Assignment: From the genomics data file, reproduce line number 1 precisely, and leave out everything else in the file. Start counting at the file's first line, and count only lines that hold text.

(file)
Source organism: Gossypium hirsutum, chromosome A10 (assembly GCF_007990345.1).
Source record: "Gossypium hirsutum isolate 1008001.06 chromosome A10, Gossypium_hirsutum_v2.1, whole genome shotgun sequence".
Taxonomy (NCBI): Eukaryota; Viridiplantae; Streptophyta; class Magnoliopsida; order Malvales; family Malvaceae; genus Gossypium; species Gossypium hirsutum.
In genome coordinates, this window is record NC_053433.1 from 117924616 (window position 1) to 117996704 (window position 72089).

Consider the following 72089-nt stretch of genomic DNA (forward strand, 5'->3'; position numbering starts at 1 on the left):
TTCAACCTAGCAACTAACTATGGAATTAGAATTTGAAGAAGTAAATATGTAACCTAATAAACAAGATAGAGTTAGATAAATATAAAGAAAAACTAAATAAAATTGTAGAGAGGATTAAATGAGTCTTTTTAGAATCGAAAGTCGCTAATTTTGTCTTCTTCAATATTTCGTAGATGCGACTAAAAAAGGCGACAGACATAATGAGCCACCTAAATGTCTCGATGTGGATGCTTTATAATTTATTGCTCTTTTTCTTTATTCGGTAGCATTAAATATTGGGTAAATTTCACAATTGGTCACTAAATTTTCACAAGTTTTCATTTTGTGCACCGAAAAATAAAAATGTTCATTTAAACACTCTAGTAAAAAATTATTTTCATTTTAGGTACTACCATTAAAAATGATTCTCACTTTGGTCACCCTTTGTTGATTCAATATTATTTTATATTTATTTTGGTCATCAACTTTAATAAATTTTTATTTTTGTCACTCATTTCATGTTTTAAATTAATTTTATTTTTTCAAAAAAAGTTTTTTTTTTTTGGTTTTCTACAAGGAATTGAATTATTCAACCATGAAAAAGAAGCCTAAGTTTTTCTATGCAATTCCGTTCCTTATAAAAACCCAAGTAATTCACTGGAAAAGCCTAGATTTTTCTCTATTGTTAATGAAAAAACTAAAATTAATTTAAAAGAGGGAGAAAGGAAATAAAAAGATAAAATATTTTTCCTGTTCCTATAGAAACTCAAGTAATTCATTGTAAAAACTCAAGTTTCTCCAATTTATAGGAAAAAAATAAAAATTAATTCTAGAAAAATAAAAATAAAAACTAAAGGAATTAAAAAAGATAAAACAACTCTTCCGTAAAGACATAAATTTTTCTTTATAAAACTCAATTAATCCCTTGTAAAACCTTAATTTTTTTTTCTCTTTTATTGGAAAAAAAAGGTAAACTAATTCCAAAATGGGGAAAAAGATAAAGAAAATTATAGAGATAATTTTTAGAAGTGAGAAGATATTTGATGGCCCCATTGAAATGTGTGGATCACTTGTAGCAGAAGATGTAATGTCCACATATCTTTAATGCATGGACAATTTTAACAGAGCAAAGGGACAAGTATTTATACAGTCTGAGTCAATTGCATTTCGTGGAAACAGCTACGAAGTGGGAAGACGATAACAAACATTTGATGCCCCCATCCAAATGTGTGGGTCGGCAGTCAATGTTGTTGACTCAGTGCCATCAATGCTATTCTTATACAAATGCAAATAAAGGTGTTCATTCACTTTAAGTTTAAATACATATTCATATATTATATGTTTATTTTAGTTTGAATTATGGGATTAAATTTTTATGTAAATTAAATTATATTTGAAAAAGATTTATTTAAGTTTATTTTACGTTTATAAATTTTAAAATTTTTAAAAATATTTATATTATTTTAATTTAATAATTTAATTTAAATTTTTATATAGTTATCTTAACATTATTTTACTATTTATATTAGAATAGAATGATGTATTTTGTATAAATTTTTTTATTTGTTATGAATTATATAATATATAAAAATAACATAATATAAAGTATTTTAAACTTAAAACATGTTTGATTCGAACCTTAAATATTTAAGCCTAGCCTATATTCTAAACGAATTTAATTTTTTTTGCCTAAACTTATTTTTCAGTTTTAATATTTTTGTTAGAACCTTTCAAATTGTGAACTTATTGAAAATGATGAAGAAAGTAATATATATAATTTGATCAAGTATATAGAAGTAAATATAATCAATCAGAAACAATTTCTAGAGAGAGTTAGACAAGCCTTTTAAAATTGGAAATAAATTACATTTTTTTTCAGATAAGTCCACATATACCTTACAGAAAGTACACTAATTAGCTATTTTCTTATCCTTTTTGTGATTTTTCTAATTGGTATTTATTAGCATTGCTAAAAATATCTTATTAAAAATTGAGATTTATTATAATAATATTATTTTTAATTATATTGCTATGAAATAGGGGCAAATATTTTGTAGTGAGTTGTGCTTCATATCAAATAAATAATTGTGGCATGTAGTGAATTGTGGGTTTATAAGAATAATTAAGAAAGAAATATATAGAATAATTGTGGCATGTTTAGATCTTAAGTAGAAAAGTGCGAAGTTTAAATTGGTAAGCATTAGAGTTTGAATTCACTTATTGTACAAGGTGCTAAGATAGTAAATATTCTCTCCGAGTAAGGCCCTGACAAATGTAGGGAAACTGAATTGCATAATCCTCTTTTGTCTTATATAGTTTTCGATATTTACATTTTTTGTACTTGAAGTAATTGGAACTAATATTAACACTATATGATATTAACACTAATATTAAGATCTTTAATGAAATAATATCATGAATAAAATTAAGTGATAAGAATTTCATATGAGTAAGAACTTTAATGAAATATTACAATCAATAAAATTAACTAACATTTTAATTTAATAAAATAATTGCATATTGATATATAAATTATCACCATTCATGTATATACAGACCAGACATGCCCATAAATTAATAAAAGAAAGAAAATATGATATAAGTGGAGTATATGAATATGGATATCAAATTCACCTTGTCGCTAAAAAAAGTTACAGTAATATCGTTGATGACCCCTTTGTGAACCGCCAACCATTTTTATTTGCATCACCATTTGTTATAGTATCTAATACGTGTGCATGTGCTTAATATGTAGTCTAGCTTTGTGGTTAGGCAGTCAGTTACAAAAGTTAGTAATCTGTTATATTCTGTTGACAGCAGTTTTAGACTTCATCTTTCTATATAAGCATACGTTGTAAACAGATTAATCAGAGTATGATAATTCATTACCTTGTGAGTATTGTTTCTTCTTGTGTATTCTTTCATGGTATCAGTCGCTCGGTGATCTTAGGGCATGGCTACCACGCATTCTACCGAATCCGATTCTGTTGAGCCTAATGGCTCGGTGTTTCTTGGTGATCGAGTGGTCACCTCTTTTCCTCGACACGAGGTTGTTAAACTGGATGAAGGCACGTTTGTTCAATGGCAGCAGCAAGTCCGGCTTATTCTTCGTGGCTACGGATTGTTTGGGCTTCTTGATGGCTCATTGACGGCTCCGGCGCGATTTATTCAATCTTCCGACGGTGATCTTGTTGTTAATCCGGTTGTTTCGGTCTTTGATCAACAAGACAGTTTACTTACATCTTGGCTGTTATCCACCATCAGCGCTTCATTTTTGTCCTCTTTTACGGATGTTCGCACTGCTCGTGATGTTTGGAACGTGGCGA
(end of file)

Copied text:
Source organism: Gossypium hirsutum, chromosome A10 (assembly GCF_007990345.1).